I would be happy to show you pics of the garden. In fact, I’d be even happier if you came and visited in October and took a bag of citrus home with you. That will save it from the green bin. Drop a line anytime.

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There’s a number of excellent fruits
that grow well
in the Puget Sound Lowlands.
Citrus
is not one of those.
Sure
you can manage to do so
with enough efforts
but
is it worth it?

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That not accurate. It depends on the type of citrus. If you grow either type of yuzu in a south facing location it requires no more effort than an apple tree. Now if you want to grow meyer lemon that’s a different story. My meyer lemon requires a stay in the greenhouse from December to March. But the yuzu is an excellent citrus and really has zero problems in this climate. Here is a guy with a very productive yuzu orchard in British Columbia:

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Here’s the guy up in British Columbia. He is a much better resource for teaching about growing citrus in PNW. I mean that’s his life and I’m just a hobbyist.

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Last year, with a low of 24F, my potted yuzu made it through the winter fine but lost all its leaves with the heat wave in June. (I should have paid more attention to black pot on hot deck! )
This year I brought the yuzu in for the winter. Since my low was a record-breaking 7F, don’t know whether bubble wrap and lights would have been enough protection. With that type of protection, my Lisbon lemon made it but is dropping its leaves. My Hamlin orange made it and will suffer only partial defoliation. So perhaps the Yuzu would have been fine.
Did anyone leave their yuzu outside unprotected? Was your low below 15F (-9C)?

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It hasn’t dropped below 18 in a few years. So they lost their leaves in that heat wave last June? Mine didn’t lose any leaves at all, and it got up to 117 for 3 days in a row. In terms of the cold issues, yuzu will get a little yellow in the winter and some leaves in the dead or winter. But they will bounce right back if they aren’t exposed to temps below 10f. If the forecast called for temps into the mid teens I would definitely cover them. But that is so uncommon down here in my part of Oregon that I haven’t had to do that yet. I think the fact that my yard is a heat island really helps them get through the winter without any significant leave loss. I’m sure the once in a decade temps are coming soon, so I am ready with the frost covers if need be. All in all I think growing yuzu is a pretty stress free and uncomplicated hobby on my property. I’ve also seen many other thriving yuzu in the Portland area. Originally I’m from Southern California so my expectations are tempered. I literally grew up surrounded by thousands of acres of citrus groves, so I’m a bit jaded. Yet I am still grateful that we can even grow any citrus up here since we are above 45 degrees north. The key is having a raised bed against a south facing wall. If you have that you’ll get a reliable yuzu crop. As for the the other more sensitive citrus I have a greenhouse that I heat to 45 degrees and keep my tender citrus in there from December until the end of March.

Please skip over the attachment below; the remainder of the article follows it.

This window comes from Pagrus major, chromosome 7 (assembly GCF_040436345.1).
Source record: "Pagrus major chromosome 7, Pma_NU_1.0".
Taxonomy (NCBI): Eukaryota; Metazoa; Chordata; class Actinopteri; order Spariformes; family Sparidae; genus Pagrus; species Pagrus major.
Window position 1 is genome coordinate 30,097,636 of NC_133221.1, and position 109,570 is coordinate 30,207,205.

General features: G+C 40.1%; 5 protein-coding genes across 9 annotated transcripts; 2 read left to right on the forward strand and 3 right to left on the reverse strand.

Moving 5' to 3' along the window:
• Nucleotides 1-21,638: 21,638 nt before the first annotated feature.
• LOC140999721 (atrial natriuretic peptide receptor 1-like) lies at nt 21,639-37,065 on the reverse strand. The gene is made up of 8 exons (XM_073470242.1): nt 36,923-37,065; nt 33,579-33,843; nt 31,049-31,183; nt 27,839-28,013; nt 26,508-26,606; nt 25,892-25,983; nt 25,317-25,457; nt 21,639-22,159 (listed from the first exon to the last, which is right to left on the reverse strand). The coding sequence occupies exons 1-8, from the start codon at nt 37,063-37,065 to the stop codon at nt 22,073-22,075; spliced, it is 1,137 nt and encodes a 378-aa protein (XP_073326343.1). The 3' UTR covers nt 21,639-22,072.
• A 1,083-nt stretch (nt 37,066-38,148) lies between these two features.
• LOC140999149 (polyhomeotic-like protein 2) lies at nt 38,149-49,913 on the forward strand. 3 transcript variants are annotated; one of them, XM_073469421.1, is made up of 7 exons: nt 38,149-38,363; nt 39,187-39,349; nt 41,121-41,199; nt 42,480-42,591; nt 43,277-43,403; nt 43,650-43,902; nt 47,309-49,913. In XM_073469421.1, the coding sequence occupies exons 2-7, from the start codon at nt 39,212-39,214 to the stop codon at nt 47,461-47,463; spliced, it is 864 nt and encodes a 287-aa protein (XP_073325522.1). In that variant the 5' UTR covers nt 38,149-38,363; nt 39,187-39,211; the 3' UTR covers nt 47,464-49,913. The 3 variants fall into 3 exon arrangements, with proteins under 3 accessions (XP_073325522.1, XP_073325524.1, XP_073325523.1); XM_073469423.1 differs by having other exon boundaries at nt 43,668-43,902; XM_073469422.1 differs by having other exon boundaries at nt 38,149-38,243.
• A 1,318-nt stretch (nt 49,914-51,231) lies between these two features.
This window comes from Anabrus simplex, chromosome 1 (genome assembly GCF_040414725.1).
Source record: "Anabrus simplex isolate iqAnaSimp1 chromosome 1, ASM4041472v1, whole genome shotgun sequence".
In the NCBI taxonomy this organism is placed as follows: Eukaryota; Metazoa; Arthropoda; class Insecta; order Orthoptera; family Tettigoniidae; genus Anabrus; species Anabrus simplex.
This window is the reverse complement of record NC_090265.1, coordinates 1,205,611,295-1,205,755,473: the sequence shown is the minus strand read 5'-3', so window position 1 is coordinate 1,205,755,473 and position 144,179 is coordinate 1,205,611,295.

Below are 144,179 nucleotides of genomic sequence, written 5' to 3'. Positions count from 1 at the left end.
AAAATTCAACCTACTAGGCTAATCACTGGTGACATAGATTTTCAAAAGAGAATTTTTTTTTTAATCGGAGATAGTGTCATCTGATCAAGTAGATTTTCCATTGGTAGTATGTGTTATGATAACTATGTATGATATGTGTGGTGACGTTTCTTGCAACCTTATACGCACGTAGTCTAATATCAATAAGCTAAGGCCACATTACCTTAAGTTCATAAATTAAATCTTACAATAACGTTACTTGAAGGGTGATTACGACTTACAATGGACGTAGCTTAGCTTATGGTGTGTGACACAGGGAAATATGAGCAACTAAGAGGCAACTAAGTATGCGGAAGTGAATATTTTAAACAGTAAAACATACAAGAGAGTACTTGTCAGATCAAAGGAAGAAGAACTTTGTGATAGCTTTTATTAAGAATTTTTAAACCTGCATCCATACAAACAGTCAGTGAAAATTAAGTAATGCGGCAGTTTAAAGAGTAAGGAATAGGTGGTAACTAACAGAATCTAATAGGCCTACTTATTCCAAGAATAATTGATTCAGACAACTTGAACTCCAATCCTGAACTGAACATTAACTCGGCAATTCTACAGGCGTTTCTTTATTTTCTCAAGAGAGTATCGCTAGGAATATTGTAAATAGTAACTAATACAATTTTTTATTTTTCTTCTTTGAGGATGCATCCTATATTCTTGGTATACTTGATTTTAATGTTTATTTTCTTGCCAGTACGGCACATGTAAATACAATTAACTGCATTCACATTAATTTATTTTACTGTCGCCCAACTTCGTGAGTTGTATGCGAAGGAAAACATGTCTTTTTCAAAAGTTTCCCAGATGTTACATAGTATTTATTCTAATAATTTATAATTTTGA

strong texthttps://m.youtube.com/watch?v=n5nbeHPjj2w

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If I remember correctly, Mr. Texas doesn’t think hardy citrus tastes good enough to grow. And in fact, he’s right that way because for people used to market citrus, it isn’t. My wife hates the taste of my citrangequat, and she turned her nose up at Sudachi as “tasting too orange like”. I have Meyer lemons, Sudachi, and Citrangequats outside and she still asks me to buy Lemons and Limes at the store!

For those of us who are happy to grow any citrus at all, then the yuzu, citranges, etc will work. But don’t give them to a regular person if you don’t want your feelings hurt. The only hardy citrus my wife is excited to eat is my UGA irradiated Changsha because of the flavor. And she still gets annoyed at the 3 or so seeds per fruit due to the meyer beside it pollinating.

The changsha is better than the garbage mandarins that are avilable this year, but I barely touch my citrangequat any more. The sudachi ripe has orange off notes, and green it is just sour with less flavor than the citrangequat. I yanked out my Yuzuquat because the fruit was just sour with no flavor, and the thorns were out of control as it grew so fast.

So yes, some citrus can be grown, but temper your expectations as to the quality. The yuzu was full of seeds, and the juice was just OK. The zest is highly fragrant but my UGA ichang has the same zest notes with more juice, and less seeds. I sold the yuzu to a friend after the Ichang started bearing.